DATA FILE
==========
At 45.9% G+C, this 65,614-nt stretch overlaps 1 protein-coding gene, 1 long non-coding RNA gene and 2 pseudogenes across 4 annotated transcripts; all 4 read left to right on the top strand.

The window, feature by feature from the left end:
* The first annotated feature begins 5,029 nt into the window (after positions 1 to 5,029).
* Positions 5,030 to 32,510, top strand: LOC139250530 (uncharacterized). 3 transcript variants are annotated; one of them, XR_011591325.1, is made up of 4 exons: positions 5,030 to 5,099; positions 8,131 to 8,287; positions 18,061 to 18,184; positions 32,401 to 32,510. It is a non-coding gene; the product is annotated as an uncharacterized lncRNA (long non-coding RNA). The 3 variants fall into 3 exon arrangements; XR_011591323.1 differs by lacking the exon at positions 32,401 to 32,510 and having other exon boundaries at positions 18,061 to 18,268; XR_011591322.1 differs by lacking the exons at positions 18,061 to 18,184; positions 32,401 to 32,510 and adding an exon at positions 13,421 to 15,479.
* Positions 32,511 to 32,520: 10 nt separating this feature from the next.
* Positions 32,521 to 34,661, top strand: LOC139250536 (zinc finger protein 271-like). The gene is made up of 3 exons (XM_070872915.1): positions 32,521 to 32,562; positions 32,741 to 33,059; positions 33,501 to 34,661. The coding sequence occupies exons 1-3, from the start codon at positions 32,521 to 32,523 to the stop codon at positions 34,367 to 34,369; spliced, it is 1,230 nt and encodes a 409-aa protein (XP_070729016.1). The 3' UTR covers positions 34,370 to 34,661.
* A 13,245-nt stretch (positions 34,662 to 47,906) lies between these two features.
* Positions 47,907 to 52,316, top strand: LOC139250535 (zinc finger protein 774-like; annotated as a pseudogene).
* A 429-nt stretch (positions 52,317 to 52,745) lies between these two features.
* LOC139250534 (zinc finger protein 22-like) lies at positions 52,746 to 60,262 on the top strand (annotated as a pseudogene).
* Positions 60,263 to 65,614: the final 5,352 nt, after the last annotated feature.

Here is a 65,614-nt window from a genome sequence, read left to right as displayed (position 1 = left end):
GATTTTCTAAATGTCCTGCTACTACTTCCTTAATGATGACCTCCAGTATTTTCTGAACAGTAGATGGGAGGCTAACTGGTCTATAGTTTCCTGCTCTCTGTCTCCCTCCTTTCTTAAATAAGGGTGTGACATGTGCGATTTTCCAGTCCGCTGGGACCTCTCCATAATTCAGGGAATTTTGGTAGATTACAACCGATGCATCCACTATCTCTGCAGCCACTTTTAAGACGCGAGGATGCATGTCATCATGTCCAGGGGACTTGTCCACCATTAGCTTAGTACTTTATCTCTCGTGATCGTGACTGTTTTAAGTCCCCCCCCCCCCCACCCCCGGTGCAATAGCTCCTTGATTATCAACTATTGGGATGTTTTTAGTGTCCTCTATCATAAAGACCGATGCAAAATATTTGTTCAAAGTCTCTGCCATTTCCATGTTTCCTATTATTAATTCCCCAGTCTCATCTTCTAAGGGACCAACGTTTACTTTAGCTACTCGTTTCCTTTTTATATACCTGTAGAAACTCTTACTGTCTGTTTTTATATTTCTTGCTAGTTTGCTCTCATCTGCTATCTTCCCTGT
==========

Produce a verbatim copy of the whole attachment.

At 45.9% G+C, this 65,614-nt stretch overlaps 1 protein-coding gene, 1 long non-coding RNA gene and 2 pseudogenes across 4 annotated transcripts; all 4 read left to right on the top strand.

The window, feature by feature from the left end:
* The first annotated feature begins 5,029 nt into the window (after positions 1 to 5,029).
* Positions 5,030 to 32,510, top strand: LOC139250530 (uncharacterized). 3 transcript variants are annotated; one of them, XR_011591325.1, is made up of 4 exons: positions 5,030 to 5,099; positions 8,131 to 8,287; positions 18,061 to 18,184; positions 32,401 to 32,510. It is a non-coding gene; the product is annotated as an uncharacterized lncRNA (long non-coding RNA). The 3 variants fall into 3 exon arrangements; XR_011591323.1 differs by lacking the exon at positions 32,401 to 32,510 and having other exon boundaries at positions 18,061 to 18,268; XR_011591322.1 differs by lacking the exons at positions 18,061 to 18,184; positions 32,401 to 32,510 and adding an exon at positions 13,421 to 15,479.
* Positions 32,511 to 32,520: 10 nt separating this feature from the next.
* Positions 32,521 to 34,661, top strand: LOC139250536 (zinc finger protein 271-like). The gene is made up of 3 exons (XM_070872915.1): positions 32,521 to 32,562; positions 32,741 to 33,059; positions 33,501 to 34,661. The coding sequence occupies exons 1-3, from the start codon at positions 32,521 to 32,523 to the stop codon at positions 34,367 to 34,369; spliced, it is 1,230 nt and encodes a 409-aa protein (XP_070729016.1). The 3' UTR covers positions 34,370 to 34,661.
* A 13,245-nt stretch (positions 34,662 to 47,906) lies between these two features.
* Positions 47,907 to 52,316, top strand: LOC139250535 (zinc finger protein 774-like; annotated as a pseudogene).
* A 429-nt stretch (positions 52,317 to 52,745) lies between these two features.
* LOC139250534 (zinc finger protein 22-like) lies at positions 52,746 to 60,262 on the top strand (annotated as a pseudogene).
* Positions 60,263 to 65,614: the final 5,352 nt, after the last annotated feature.

Here is a 65,614-nt window from a genome sequence, read left to right as displayed (position 1 = left end):
GATTTTCTAAATGTCCTGCTACTACTTCCTTAATGATGACCTCCAGTATTTTCTGAACAGTAGATGGGAGGCTAACTGGTCTATAGTTTCCTGCTCTCTGTCTCCCTCCTTTCTTAAATAAGGGTGTGACATGTGCGATTTTCCAGTCCGCTGGGACCTCTCCATAATTCAGGGAATTTTGGTAGATTACAACCGATGCATCCACTATCTCTGCAGCCACTTTTAAGACGCGAGGATGCATGTCATCATGTCCAGGGGACTTGTCCACCATTAGCTTAGTACTTTATCTCTCGTGATCGTGACTGTTTTAAGTCCCCCCCCCCCCCACCCCCGGTGCAATAGCTCCTTGATTATCAACTATTGGGATGTTTTTAGTGTCCTCTATCATAAAGACCGATGCAAAATATTTGTTCAAAGTCTCTGCCATTTCCATGTTTCCTATTATTAATTCCCCAGTCTCATCTTCTAAGGGACCAACGTTTACTTTAGCTACTCGTTTCCTTTTTATATACCTGTAGAAACTCTTACTGTCTGTTTTTATATTTCTTGCTAGTTTGCTCTCATCTGCTATCTTCCCTGT